More Central American Immigrant Cases Every Day

CARECEN and other nonprofit immigration organizations, human rights organizations and pro bono lawyers have been overloaded with new cases since the surge began last fall.

Thanks to recent trainings, Safe Passage Project, an advocacy group at New York Law School which represents unaccompanied minors in immigration court, is now working with approximately 200 pro bono attorneys.

Claire Thomas, staff attorney for Safe Passage, said in an email to Voices of NY that the number of unaccompanied children in the U.S. has increased substantially since the organization started to keep track of those figures more than two years ago. The organization is taking approximately 15 to 20 new children’s cases each month.

Cooper of CARECEN said, “If I could help everybody and never had to sleep and had infinite hours, I would take every single case. But I can’t take them all and still be a good attorney for them. I will miss stuff and not have enough time to dedicate to do their case properly.”

A list of providers offering free legal services was available to all after the meeting at CARECEN.

“There is an overlap here with very passionate, active advocacy groups,” Damas said. “You have the immigrant groups and then there’s children rights groups, it’s the perfect storm.”

The White House has asked Congress to approve a $3.7 billion emergency fund that would provide aid for unaccompanied children entering the U.S., expand border security, and hire teams of additional immigration judges. Almost $300 million would be allocated to “repatriate and reintegrate migrants to Central America.”

On July 24, the Obama administration announced it was considering screening thousands of minors and young adults in Honduras to establish refugee status or emergency humanitarian status in their home country to slow the rush of minors taking dangerous journeys to reach the United States. If the proposal passes and the plan proves successful, the program could then be extended to El Salvador and Guatemala.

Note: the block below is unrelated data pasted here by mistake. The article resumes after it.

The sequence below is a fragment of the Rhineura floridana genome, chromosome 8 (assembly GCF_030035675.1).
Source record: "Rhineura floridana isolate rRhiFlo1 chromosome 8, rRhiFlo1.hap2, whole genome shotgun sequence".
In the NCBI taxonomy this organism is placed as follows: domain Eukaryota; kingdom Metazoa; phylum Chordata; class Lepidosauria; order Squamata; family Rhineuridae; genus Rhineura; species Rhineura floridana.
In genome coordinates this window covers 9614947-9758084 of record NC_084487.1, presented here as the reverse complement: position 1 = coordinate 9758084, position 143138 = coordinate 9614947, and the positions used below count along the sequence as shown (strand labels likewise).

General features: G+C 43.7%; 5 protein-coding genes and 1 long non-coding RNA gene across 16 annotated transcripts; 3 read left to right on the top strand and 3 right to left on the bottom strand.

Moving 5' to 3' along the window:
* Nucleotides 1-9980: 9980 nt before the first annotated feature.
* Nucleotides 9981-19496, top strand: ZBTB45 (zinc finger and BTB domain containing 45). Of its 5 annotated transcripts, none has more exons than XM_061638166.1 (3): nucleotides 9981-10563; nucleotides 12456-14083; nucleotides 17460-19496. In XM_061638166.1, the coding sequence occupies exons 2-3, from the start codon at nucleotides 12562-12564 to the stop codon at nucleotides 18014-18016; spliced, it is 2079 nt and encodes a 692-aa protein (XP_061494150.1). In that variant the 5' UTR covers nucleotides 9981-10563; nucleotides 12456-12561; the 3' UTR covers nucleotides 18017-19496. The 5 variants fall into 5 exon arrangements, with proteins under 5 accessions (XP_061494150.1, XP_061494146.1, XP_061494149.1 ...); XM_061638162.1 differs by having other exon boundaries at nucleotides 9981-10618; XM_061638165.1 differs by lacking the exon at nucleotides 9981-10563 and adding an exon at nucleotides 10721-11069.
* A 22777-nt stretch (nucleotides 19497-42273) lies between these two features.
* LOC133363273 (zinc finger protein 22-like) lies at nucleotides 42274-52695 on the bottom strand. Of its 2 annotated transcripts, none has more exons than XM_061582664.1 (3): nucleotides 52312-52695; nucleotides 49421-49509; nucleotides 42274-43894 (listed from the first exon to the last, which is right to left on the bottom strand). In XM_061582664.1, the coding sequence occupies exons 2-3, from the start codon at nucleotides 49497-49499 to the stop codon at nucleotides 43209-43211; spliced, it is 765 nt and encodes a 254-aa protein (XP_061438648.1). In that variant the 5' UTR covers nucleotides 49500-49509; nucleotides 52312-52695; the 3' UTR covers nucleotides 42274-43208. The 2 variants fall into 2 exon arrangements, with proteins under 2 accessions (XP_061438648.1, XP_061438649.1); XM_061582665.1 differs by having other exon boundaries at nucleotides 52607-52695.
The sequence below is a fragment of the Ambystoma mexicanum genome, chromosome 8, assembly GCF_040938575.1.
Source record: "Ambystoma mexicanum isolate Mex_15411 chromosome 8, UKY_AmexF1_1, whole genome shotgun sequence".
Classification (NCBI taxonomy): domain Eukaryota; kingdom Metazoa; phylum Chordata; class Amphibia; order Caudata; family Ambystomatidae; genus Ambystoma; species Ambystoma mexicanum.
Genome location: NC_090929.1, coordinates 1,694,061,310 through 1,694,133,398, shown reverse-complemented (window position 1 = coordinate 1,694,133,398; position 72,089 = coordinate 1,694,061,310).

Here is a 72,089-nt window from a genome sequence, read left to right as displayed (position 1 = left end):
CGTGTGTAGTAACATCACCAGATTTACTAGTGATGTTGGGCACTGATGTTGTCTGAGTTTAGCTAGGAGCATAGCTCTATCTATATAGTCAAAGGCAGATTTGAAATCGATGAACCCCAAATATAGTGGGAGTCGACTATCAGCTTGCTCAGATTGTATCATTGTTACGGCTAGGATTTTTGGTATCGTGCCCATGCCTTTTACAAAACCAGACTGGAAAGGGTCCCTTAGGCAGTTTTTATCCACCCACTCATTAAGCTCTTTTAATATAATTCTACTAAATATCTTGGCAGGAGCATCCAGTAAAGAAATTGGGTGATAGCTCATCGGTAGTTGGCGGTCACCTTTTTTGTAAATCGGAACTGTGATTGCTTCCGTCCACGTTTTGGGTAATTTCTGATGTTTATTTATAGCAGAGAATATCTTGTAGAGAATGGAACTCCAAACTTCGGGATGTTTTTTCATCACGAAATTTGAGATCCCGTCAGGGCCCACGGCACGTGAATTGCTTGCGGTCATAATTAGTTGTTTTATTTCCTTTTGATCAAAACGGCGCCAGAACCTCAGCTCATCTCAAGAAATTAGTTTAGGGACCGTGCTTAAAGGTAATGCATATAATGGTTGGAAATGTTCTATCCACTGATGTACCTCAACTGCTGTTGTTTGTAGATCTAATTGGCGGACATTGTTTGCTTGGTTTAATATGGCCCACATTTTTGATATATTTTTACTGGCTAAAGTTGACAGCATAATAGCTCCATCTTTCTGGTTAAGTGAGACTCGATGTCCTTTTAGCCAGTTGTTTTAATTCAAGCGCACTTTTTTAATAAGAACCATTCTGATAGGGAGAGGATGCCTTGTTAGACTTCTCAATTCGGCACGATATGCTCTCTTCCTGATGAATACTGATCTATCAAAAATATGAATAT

Kricia took in her sister and nephew after they were sent to New York from Texas. They crossed the U.S.-Mexico border a few weeks ago and did not want their faces to be photographed. (Photo by Mo Krochmal for Voices of NY)

Kricia took in her sister and nephew after they were sent to New York from Texas. They crossed the U.S.-Mexico border a few weeks ago and did not want their faces to be photographed. (Photo by Mo Krochmal for Voices of NY)

According to the immigration laws, it is not sufficient to say that extreme poverty is a legitimate reason to stay in the U.S., as that is the case with immigrants from many countries around the world. However, many of the children from the Northern Triangle nations say they are menaced on a daily basis and are afraid of criminal gang violence. They are afraid they will be killed.

In the Hempstead meeting, a mother, 32, her 14-year-old son and her male cousin, 20, said they lived under constant fear and intimidation from gangs in El Salvador, unable to walk on the streets for fear of being assaulted.

The mother and son arrived in New York on a three-day, migrant-filled bus from Texas; the 20 year old was put on a plane. They were all welcomed by Kricia, the 32 year old’s sister, who arrived illegally four years ago, but now has legal status.

Kricia, who lives on Long Island, said, “It’s a necessity to come to this country.”

Nancy Ayala is a New York-based freelance writer and multimedia producer who covers U.S. Hispanic and Latin American news. Follow her on Twitter.

One Comment

  1. Pingback: Claire Thomas Quoted in Voices of NY Article: "Central Americans Learn About the Law" | Safe Passage Project